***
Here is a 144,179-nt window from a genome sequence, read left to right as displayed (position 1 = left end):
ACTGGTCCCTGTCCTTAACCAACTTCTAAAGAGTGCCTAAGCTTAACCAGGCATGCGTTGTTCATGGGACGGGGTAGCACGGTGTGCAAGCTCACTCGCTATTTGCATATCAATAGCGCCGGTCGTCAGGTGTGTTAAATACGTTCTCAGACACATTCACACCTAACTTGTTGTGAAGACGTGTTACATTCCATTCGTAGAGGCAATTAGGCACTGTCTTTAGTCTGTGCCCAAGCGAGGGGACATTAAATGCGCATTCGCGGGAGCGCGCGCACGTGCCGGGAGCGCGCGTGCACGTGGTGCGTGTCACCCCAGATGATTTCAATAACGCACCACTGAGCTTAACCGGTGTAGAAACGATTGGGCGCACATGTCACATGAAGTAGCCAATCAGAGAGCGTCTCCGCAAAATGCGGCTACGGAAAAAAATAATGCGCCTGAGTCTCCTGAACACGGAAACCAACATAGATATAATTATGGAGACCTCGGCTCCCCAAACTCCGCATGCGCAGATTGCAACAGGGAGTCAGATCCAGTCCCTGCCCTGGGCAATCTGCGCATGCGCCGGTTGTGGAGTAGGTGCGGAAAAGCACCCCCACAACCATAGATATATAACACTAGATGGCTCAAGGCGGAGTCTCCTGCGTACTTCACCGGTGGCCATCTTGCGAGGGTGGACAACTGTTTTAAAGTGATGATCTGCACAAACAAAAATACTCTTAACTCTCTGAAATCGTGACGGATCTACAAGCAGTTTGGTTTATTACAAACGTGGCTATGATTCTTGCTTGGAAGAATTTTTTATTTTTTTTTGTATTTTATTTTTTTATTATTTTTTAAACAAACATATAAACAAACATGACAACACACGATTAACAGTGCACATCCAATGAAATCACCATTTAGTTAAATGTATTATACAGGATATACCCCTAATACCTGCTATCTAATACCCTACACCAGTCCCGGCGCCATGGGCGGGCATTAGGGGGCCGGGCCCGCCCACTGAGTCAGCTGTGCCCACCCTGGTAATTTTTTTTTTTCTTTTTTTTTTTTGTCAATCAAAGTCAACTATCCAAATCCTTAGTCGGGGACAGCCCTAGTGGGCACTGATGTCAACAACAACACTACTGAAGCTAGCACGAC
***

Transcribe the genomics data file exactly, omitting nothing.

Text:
Here is a 144,179-nt window from a genome sequence, read left to right as displayed (position 1 = left end):
ACTGGTCCCTGTCCTTAACCAACTTCTAAAGAGTGCCTAAGCTTAACCAGGCATGCGTTGTTCATGGGACGGGGTAGCACGGTGTGCAAGCTCACTCGCTATTTGCATATCAATAGCGCCGGTCGTCAGGTGTGTTAAATACGTTCTCAGACACATTCACACCTAACTTGTTGTGAAGACGTGTTACATTCCATTCGTAGAGGCAATTAGGCACTGTCTTTAGTCTGTGCCCAAGCGAGGGGACATTAAATGCGCATTCGCGGGAGCGCGCGCACGTGCCGGGAGCGCGCGTGCACGTGGTGCGTGTCACCCCAGATGATTTCAATAACGCACCACTGAGCTTAACCGGTGTAGAAACGATTGGGCGCACATGTCACATGAAGTAGCCAATCAGAGAGCGTCTCCGCAAAATGCGGCTACGGAAAAAAATAATGCGCCTGAGTCTCCTGAACACGGAAACCAACATAGATATAATTATGGAGACCTCGGCTCCCCAAACTCCGCATGCGCAGATTGCAACAGGGAGTCAGATCCAGTCCCTGCCCTGGGCAATCTGCGCATGCGCCGGTTGTGGAGTAGGTGCGGAAAAGCACCCCCACAACCATAGATATATAACACTAGATGGCTCAAGGCGGAGTCTCCTGCGTACTTCACCGGTGGCCATCTTGCGAGGGTGGACAACTGTTTTAAAGTGATGATCTGCACAAACAAAAATACTCTTAACTCTCTGAAATCGTGACGGATCTACAAGCAGTTTGGTTTATTACAAACGTGGCTATGATTCTTGCTTGGAAGAATTTTTTATTTTTTTTTGTATTTTATTTTTTTATTATTTTTTAAACAAACATATAAACAAACATGACAACACACGATTAACAGTGCACATCCAATGAAATCACCATTTAGTTAAATGTATTATACAGGATATACCCCTAATACCTGCTATCTAATACCCTACACCAGTCCCGGCGCCATGGGCGGGCATTAGGGGGCCGGGCCCGCCCACTGAGTCAGCTGTGCCCACCCTGGTAATTTTTTTTTTTCTTTTTTTTTTTTGTCAATCAAAGTCAACTATCCAAATCCTTAGTCGGGGACAGCCCTAGTGGGCACTGATGTCAACAACAACACTACTGAAGCTAGCACGAC